From 1892 to 1954, millions of immigrants from Europe, Asia, Africa, and South America embarked to the United States in search for a better life. After weeks at sea, typically traveling in steerage, these people were greeted by the Statue of Liberty as they entered the country, and a rather large compound on a neighboring island - Ellis Island. This was where every immigrant's journey first began. There was so much immigration in this time frame, it is completely believable that one in four Americans today can trace their roots back to Ellis Island.
This past week, I had the privilege of traveling to the Statue of Liberty and Ellis Island. It was as though my journey there had some sort of semblance to that of those who immigrated hundreds of years ago. As our ferry approached the Statue of Liberty, it was definitely a surreal moment to see a worldwide symbol of freedom in real time with my eyes. The statue was even bigger than I expected and the images in history books do not match up to it whatsoever. Towering over the foggy skyline, I could imagine that all those millions of immigrants must have been just as thrilled to be greeted by it than I was. The feeling one gets when seeing, and even better, approaching Lady Liberty on land is certainly remarkable to say the least. An immense amount of patriotism will even fill the heart of our greatest critics and no other landmark will provoke such emotion.
However, Ellis Island is the exception. Located just minutes from the statue, Ellis Island still stands after 60 years since the last immigrants passed through its doors. Abandoned for years, it was finally remodeled and reopened in the 1980s and 1990s, respectively, as a national park. It is hard to believe that this landmark actually was dormant for so long. The renovation results are impressive and the original white tile which millions from across the world had walked on is still in tact. In the atrium where plenty of newcomers would be packed wall-to-wall, the high arched ceilings bear two American flags, draping down from each end. Enormous sets of windows are located high on the walls, giving the rather dark room a natural, and even ghostly light. Immaculate columns border this atrium, holding up a wraparound balcony for the floor above. The impeccable condition of this structure is shocking, yet inspiring.
It was hard to imagine that those peaceful and quiet halls were once bustling with people from all different background, shouting in different tongues with the hope to be not only heard, but understood. These halls were where my ancestors first began their American Dream - and now I too, was walking on them. My people, who left Poland and Italy over 100 years ago immigrated to a promised land called America with little money but big dreams. Without experience in the English language and the ability to read and write, my ancestors underwent the complicated and stringent immigration process, finishing it with new Anglicized identities. I could not help but to imagine how they felt in that moment, living their entire lives in their impoverished homeland with people only from their ethnic background, and now, they would be thrown into a society consisting of a hodgepodge of cultures with nothing but hope and a new name to steer them toward the direction of Americanization.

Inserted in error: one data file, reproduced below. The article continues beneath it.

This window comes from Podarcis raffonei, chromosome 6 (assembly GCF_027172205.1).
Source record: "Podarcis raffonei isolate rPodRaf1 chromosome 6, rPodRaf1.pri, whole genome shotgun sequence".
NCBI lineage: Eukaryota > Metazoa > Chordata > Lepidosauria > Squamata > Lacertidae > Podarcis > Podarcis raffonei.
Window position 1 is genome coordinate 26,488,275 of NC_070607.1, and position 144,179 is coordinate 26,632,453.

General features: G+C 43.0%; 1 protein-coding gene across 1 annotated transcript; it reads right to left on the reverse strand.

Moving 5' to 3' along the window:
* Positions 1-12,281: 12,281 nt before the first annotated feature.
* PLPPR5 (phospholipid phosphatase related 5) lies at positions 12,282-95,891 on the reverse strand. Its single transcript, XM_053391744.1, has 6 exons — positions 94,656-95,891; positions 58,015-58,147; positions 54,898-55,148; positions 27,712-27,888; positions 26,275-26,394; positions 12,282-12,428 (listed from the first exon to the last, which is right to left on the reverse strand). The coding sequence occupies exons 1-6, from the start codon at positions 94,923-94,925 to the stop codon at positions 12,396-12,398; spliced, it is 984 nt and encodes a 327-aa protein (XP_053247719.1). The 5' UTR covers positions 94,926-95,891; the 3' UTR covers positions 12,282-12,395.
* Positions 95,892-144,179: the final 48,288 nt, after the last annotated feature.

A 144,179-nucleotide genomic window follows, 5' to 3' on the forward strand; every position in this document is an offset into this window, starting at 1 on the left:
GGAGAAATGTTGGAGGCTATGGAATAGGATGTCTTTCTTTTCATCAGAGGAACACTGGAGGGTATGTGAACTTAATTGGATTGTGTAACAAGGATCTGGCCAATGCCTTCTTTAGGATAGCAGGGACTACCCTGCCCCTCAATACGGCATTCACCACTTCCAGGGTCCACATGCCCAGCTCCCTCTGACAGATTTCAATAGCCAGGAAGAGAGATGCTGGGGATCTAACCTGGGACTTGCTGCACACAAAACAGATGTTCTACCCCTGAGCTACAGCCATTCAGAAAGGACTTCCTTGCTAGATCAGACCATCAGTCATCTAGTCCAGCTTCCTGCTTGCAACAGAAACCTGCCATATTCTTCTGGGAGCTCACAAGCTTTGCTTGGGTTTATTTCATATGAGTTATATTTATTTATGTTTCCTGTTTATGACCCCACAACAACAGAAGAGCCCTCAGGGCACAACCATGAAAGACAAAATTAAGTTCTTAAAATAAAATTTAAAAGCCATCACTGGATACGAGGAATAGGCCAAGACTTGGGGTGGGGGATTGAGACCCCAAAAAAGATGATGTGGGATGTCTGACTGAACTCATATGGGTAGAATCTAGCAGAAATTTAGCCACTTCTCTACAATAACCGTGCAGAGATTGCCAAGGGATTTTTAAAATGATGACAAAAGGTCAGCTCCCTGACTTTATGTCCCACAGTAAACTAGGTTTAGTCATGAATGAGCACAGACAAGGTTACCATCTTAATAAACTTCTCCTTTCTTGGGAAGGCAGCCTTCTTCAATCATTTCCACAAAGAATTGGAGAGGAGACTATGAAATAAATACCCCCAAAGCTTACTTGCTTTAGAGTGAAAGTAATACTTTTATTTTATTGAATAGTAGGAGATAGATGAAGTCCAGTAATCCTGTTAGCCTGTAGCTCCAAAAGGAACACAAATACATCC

I figured that they must have been incredibly scared and confused more than anything; especially considering that they immigrated to the United States at a time where southern and eastern Europeans were not positively received by a generally WASP-dominated nation. But, the reality was that America was becoming the melting pot it still is today, and while my people were once coerced into abandoning their culture to coexist with Anglo-America, they did not have to because they were perfectly capable of thriving in their own right as a result of their skills, dedication, and ambition - not their heritage, religion, or complexion.
The same still remains true today. That is the beauty of America. Despite the common perceptions that one has to be of a certain background to succeed in any given field is far from true. Anyone is capable of anything as long as they put their best foot forward. As skeptic as many millennials are today, there is hope and you do have a chance because the American Dream is not dead, regardless of what anyone says. If it was dead, why would thousands of people be immigrating to our nation each year? If it was dead, why would the current residents remain here? If it was dead, why is our standard of living substantially higher than other regions of the world? Do not let anyone ever tell you that America is not the greatest country in the world. Our innovating spirit is what separates us from the rest and there is always room for success, you just have to be in the right place at the right time and have a bit of hope.
At the end of my tour around Ellis Island, I came across a wall bearing the names of a small portion of the many foreigners who arrived in the United States. On the first panel I saw were the names of my great-great-grandparents, who immigrated from a miserable Sicilian mining town. I smirked to myself, reflecting on the sacrifices they must have made to give their posterity a better life than they ever had. If they had not made that voyage to the states, I would not be where I am today, As mundane as life is as a middleclass shmuck, it has been a pretty desirable one for anyone who immigrated here both past and present. There's still a chance for betterment and something out of the ordinary, although as our ancestors learned, it certainly will not be given.